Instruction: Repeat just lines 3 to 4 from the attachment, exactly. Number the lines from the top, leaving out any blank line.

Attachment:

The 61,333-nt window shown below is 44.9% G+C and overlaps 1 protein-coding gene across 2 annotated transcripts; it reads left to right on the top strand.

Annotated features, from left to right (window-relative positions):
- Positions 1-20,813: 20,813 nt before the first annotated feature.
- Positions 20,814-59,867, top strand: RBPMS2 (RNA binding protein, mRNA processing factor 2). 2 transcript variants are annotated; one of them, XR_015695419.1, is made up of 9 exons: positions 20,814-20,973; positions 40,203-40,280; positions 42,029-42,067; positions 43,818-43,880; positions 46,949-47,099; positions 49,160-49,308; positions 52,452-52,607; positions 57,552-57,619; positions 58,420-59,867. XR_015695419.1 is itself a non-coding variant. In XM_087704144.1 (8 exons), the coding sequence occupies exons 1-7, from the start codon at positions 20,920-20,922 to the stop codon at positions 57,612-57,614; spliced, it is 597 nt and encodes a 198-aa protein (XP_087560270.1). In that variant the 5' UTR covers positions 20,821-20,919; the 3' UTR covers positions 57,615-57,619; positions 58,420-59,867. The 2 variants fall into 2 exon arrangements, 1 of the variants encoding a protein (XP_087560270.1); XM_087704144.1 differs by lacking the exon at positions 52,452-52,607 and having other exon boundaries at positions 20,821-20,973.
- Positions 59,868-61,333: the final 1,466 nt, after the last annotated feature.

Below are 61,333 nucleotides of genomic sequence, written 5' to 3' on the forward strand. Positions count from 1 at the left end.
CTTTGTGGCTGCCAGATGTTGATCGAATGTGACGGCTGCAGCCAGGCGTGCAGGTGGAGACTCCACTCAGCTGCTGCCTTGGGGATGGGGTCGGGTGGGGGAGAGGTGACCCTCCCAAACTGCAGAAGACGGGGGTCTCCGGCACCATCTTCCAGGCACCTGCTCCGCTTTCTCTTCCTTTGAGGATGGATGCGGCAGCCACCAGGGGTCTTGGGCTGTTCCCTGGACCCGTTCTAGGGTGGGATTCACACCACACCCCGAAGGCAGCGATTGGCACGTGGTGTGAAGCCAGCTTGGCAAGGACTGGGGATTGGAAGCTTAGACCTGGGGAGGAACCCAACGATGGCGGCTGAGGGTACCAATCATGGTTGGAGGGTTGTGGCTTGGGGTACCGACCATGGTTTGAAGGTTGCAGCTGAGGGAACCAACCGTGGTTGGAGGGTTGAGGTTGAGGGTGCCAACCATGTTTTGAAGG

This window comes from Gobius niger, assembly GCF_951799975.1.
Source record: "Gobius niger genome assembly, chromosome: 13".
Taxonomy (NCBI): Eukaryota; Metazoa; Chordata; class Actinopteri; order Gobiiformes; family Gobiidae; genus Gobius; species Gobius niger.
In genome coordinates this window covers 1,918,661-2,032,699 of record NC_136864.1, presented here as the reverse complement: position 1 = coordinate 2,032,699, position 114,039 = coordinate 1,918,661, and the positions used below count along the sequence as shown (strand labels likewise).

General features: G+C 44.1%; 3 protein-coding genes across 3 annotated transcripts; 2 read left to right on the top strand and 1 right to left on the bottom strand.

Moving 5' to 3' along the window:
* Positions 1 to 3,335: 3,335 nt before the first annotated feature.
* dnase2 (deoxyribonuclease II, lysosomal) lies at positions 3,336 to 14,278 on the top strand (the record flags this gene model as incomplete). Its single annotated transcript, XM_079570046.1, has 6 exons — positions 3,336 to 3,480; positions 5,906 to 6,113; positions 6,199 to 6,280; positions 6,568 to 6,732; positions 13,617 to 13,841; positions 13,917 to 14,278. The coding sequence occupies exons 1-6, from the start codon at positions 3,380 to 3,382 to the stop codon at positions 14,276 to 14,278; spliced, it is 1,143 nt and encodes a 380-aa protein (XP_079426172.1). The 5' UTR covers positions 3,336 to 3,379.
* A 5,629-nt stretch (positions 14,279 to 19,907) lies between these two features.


- Positions 1-20,813: 20,813 nt before the first annotated feature.
- Positions 20,814-59,867, top strand: RBPMS2 (RNA binding protein, mRNA processing factor 2). 2 transcript variants are annotated; one of them, XR_015695419.1, is made up of 9 exons: positions 20,814-20,973; positions 40,203-40,280; positions 42,029-42,067; positions 43,818-43,880; positions 46,949-47,099; positions 49,160-49,308; positions 52,452-52,607; positions 57,552-57,619; positions 58,420-59,867. XR_015695419.1 is itself a non-coding variant. In XM_087704144.1 (8 exons), the coding sequence occupies exons 1-7, from the start codon at positions 20,920-20,922 to the stop codon at positions 57,612-57,614; spliced, it is 597 nt and encodes a 198-aa protein (XP_087560270.1). In that variant the 5' UTR covers positions 20,821-20,919; the 3' UTR covers positions 57,615-57,619; positions 58,420-59,867. The 2 variants fall into 2 exon arrangements, 1 of the variants encoding a protein (XP_087560270.1); XM_087704144.1 differs by lacking the exon at positions 52,452-52,607 and having other exon boundaries at positions 20,821-20,973.